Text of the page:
A guide to VAT for e-retail businesses
Thanks to the likes of Amazon’s fulfilment programme, build-your-own website platforms and the simplification of shopping cart technology, it’s easier than ever to set up shop online.
Today, you can run a successful e-commerce business without having to store stock yourself, or without even having your own website - and it means more and more people are giving online retailing a go.
But amid the excitement of watching those early sales pour in, it’s important to remember that e-commerce businesses come with legal and tax obligations like any other.
And, if your store takes off, it won’t be long before you need to start thinking about things like VAT.
In this blog, we’ll run through the VAT rules for e-commerce businesses, to help you keep on the right side of the taxman as your online empire grows.
The VAT threshold for e-retailers (and what it might mean for your prices)
Whether you sell online or from a physical store, the threshold for VAT registration is the same. Once you reach the point at which your store turns over more than £82,000 per year (on a rolling basis), you’ll need to register for VAT and start charging tax (usually 20%) on your goods.
Of course, this begs the difficult question of whether you’ll put your prices up by 20% to preserve your profit margin (but potentially put customers off) or absorb the cost yourself.
If you choose the latter, you may be able to reduce the impact by joining HMRC’s flat-rate scheme, under which you won’t necessarily have to pay the whole 20% back. The scheme only applies to businesses with a turnover under £150,000 though - and in most cases, you’ll still be required to pay back 16.5%.
However you choose to tackle the issue, you’ll need to make your VAT registration clear to customers on your website. That said, you don’t to show the VAT breakdown for every product, you can just show your prices with VAT included.
Standard, reduced and zero-rate VAT
As mentioned above, most items sold online will incur VAT at 20%. That’s the standard rate of VAT, and it applies to the vast majority of sales.
However, certain products are charged at a reduced rate of 5%. These include health and welfare products such as children’s car seats, cycle helmets, mobility aids for the elderly and even nicotine patches and gum.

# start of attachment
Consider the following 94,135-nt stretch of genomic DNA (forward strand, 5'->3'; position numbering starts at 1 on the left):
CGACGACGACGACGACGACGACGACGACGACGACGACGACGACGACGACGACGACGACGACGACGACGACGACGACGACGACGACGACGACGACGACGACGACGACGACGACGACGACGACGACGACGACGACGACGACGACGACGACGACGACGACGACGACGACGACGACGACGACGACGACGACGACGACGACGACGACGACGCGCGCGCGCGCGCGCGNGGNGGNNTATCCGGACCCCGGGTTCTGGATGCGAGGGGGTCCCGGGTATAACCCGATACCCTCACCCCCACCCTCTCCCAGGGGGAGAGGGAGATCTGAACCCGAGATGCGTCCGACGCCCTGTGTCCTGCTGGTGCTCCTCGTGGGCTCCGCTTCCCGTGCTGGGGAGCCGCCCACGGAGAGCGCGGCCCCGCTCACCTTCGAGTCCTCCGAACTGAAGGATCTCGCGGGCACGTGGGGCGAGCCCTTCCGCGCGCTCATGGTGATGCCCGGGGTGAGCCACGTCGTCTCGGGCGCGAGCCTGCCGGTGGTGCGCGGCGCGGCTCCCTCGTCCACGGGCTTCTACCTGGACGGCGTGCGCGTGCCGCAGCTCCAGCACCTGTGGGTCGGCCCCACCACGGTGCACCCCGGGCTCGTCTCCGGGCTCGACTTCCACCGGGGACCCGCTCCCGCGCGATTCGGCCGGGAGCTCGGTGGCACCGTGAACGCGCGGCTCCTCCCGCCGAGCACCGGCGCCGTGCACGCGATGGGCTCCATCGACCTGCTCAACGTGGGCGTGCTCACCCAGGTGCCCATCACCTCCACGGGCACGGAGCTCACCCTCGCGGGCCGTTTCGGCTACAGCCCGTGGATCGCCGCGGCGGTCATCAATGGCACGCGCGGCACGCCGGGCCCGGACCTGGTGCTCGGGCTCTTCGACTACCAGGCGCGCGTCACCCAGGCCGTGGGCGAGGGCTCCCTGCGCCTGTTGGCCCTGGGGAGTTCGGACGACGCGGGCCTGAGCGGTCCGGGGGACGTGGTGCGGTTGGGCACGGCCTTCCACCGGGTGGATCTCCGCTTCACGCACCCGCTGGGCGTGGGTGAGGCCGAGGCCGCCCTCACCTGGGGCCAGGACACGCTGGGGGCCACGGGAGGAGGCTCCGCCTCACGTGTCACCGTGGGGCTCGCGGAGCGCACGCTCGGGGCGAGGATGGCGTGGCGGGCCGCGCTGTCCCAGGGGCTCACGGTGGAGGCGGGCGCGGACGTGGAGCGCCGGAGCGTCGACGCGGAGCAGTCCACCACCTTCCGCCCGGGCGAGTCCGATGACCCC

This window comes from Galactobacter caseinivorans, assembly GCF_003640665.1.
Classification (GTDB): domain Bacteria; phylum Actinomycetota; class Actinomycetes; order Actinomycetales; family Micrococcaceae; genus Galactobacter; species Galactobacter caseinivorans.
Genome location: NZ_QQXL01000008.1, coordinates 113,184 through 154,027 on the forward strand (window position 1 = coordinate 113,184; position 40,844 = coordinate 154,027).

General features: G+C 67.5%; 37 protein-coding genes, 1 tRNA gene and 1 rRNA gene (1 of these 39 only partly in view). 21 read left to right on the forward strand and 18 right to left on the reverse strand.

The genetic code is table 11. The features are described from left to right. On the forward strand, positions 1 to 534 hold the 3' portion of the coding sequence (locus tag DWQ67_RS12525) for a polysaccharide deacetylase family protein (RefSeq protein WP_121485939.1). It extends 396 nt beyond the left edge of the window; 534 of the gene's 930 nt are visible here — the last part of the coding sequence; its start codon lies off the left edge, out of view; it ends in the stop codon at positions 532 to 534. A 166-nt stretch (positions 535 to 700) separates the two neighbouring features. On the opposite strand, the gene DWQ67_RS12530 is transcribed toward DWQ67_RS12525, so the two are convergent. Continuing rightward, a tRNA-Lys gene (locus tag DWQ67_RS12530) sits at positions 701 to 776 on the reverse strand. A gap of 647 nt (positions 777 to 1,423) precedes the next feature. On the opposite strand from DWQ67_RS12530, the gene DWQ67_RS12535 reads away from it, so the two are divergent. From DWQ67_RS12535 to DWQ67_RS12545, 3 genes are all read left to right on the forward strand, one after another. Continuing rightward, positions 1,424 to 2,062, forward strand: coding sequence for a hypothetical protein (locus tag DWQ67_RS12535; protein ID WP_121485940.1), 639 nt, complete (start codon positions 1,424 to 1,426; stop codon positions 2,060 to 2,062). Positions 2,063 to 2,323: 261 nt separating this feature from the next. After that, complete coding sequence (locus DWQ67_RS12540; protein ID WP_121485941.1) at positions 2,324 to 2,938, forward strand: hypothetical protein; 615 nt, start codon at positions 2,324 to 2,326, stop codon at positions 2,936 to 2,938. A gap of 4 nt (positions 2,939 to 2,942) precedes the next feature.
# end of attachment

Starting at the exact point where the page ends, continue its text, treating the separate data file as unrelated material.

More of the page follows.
Some products, meanwhile, are zero-rated (charged at 0%) - with baby clothes and books among the more common items that fall into this category.
If you’re selling those particular products online, you won’t need to charge any VAT at all, but you will still need to record the sales and include the figures in your quarterly report.
It’s also worth noting that while physical, hard-copy books are zero-rated, digital download e-books aren’t. Indeed, digital products are subject to a their own set of rules altogether.
Thanks to recent EU legislation, digital goods and services must include VAT at the rate of the customer’s home country. So, if your customer is UK based, the sale must include 20% VAT. If they’re in Croatia, for example, it would be 25%.
Like any EU law though, there’s always the possibility that the rules will be changed for UK sellers once the terms of Brexit are confirmed.
The VAT implications of distance selling
Assuming you’re selling physical items rather than digital downloads, international sales to other EU countries will incur VAT at the standard UK rate (20%).
However, every member state has its own annual threshold for these distance sales, and if you’re exceeding that threshold (typically either €35,000 or €100,000) you’ll need to register for VAT in that country as well as at home.
You’ll therefore need to monitor your distance sales to each EU country, and should start doing so right from the very beginnings of your business.
Indeed, with many countries operating a lower VAT threshold than ours, you might technically be obliged to register for VAT abroad before you have to register at home.
Registering for VAT abroad might sound like a lot of hassle, but if you’re running your online business through the likes of Amazon’s fulfilment programme, rest assured they’ll often take a lot of the administration off your hands via simplified VAT subscription services.
Of course, we’re here to help you too. So whether you’re just getting your online empire off the ground, or you’re already hitting the VAT threshold, we’ll be happy to help you get your house in order.
Contact us at hello@informaccounting or give us a call on 0121 667 3882 - and don’t forget to check out our introduction to e-commerce ebook for more useful information.
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